As relates foreign policy, the chief driver thereof is the executive. The executive is deemed to be the responsible arm of government that conducts foreign relations with other states. However it’s power is checked by the other branches of government and thus to attain the objectives it enunciates in its foreign policy there must be some sort of internal diplomacy.

The above brings into sharp focus the role of the judiciary, if any, in foreign policy execution. Without entering into the debate in this present entry, it is agreeable that the decisions of courts do have an impact on the execution of our foreign policy. I use the Bashir case as an example.

In 2011 the High Court of Kenya issued orders compelling the executive to arrest President Bashir if and when he sets foot on Kenyan soil. Recrimination was swift and clear. Khartoum recalled her ambassador and the executive was thrown into a diplomatic crisis. By that one decision the courts became an actor in the implementation of our foreign policy.

What did the decision mean for Kenya’s foreign policy? One is that Bashir became essentially persona non grata. He was no longer welcome in the country. The chief diplomat representing the government of Sudan was no longer welcome in Kenya. It therefore limits options of a summit bilateral diplomacy between Kenya and Sudan. This type of diplomacy is said to be the most effective as it cuts through bureaucracies and gets straight to the issues thus an advantageous option for Kenya.

In the same breath, the judgment bred suspicion. In the realm of international politics perception usually counts for everything. Human beings, according to Machiavelli, hardly looking beyond the surface make conclusions based on what they can see at first without so much as a second thought. Thus the government of Sudan must have perceived this as a message to Sudan that Kenya would cooperate with the ICC in Bashir’s arrest. Thus it was ready to sever ties with Kenya when it asked our ambassador to leave Khartoum within 72 hours and asked her ambassador to return home.

Results of severing of ties? Worst case scenario would be that Kenya would lose the lucrative trade balance tipped in her favour. According to estimates by the Export Promotion Council, Sudan’s imports from Kenya was at Ksh.12.75 billion in 2009. In contrast, her exports to Kenya was at Ksh.11.64 million. Clearly Kenya was gaining in this trade and would have lost it if Sudan would have effected the severing of ties.

Another implication would have been the possible expulsion/harassment of Kenyans living and working there. Without an embassy to report such cases, there lives would be very difficult to sustain and would necessitate them to come back home. This would create headache for the government in terms of settling the accounts on the investments that these Kenyans might have had in Sudan.

Therefore from a cost-benefit analysis, Kenya would stand to lose more from following international law in arresting Bashir than by ignoring it. I know it may sound very cruel since the man is accused of great atrocities. However, looking at the reality of international politics, many nations seldom adhere to international law principles if they cannot use it to justify their actions or the pursuit of their interests. This is called political realism.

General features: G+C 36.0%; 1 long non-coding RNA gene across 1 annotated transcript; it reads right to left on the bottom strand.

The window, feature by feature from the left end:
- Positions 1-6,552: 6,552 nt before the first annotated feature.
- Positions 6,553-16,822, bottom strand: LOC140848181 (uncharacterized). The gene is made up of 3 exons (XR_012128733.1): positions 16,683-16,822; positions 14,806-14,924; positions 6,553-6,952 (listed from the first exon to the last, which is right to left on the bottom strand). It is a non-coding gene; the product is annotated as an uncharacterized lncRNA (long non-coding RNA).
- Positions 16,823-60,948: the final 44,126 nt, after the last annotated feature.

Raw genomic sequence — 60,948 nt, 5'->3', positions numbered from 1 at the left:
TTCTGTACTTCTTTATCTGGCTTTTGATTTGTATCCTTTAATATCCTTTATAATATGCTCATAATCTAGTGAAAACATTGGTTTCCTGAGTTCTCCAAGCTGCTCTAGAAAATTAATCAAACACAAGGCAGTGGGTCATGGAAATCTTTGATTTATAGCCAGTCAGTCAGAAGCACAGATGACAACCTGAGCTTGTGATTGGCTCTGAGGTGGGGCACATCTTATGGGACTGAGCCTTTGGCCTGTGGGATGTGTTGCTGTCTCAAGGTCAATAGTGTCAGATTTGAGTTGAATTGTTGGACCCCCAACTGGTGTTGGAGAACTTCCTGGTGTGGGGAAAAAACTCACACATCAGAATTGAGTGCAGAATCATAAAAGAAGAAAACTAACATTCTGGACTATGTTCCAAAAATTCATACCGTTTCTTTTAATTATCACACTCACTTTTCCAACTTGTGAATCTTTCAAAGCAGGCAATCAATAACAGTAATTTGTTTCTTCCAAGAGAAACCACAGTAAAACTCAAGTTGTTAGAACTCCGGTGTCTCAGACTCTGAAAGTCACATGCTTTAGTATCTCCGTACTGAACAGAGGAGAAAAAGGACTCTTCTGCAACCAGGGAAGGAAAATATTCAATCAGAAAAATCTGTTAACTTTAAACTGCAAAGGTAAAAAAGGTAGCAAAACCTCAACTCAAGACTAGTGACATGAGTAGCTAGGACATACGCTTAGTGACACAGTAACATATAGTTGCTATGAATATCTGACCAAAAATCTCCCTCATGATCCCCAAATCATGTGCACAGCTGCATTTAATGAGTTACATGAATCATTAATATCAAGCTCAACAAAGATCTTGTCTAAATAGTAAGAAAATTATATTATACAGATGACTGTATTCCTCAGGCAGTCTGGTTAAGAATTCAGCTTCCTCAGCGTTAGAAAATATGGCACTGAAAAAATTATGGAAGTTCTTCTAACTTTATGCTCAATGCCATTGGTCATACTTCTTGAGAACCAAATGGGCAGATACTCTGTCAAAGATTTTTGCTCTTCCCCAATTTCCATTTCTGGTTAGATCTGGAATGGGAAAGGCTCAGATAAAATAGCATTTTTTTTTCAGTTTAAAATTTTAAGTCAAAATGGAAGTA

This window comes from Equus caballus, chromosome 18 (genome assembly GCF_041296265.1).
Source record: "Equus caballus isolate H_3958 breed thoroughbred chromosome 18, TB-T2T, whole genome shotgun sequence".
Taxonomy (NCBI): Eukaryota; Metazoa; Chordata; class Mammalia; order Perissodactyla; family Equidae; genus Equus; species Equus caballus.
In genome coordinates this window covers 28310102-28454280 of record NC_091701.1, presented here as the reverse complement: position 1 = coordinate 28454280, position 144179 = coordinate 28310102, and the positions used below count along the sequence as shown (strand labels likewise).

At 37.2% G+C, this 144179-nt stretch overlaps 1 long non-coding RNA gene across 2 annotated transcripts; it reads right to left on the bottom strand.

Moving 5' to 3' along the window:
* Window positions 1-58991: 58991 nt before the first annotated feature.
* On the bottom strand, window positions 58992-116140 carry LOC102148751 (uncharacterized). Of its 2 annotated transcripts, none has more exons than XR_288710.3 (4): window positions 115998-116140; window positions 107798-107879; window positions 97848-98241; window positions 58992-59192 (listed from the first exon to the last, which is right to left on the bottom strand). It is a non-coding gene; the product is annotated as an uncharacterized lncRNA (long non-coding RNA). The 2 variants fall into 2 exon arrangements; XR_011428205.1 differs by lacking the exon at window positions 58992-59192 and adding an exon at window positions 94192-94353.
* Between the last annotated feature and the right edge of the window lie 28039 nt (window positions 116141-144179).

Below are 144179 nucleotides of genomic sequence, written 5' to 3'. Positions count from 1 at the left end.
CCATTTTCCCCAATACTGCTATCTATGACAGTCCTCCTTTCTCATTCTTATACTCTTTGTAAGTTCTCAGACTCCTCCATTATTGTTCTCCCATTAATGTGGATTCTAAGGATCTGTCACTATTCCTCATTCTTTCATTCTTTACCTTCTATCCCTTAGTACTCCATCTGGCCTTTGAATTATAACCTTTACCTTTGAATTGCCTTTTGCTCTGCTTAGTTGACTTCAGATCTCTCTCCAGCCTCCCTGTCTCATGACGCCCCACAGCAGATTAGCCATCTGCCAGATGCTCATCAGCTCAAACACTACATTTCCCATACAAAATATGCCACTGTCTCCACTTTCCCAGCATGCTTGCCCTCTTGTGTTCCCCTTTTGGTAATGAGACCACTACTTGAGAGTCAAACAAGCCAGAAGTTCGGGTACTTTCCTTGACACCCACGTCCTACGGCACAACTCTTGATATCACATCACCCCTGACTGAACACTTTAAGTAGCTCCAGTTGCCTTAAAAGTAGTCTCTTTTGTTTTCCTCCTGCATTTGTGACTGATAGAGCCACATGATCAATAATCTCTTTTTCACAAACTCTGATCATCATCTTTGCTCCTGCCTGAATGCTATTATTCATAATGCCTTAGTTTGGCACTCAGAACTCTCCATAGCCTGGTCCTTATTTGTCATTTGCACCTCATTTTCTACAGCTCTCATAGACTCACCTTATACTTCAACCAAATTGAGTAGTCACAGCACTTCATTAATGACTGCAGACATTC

Through the actions of deft diplomacy, there is a ceasefire of sorts. The Sudanese government has suspended its decision to expel our ambassador pending the outcome of the decision of the Court of Appeal. I am aware that there is an appeal that is sub judice and the executive through the office of the Attorney General is fighting hard to reverse the decision. It may very well be that Kenya-Sudan relations will be hinged on this decision.

However as far as the Kenyan judiciary goes, I am unable to see it relenting on its position in this matter. The new found independence and the rise of judicial activism has so much intoxicated those that call themselves reformers therein to such an extent that they would want to outdo each other on the strict interpretation and application of the law.  I do not see the Court of Appeal reversing the decision as it is.

In analyzing all this, one must also factor in the political implication of the Lamu Port-South Sudan Ethiopia Transport And Economic Development Corridor commonly known as LAPSSET. Since it provides South Sudan with an alternative facility to refine its oil, it means that it directly affects the interests of Sudan further fanning the perception that Kenya is a threat to its national interests. This further complicates matters for the executive in managing our relations with Sudan.

The executive must therefore work out its plans in the knowledge that today’s judiciary seeks above all to stamp its independence which may mean that its work would be more often than not more complicated. One question that resounds in these set of circumstances is whether the courts ought to consider matters of policy while making decisions on matters of law. One thing is for sure, if this decision is anything to go by, the answer is no.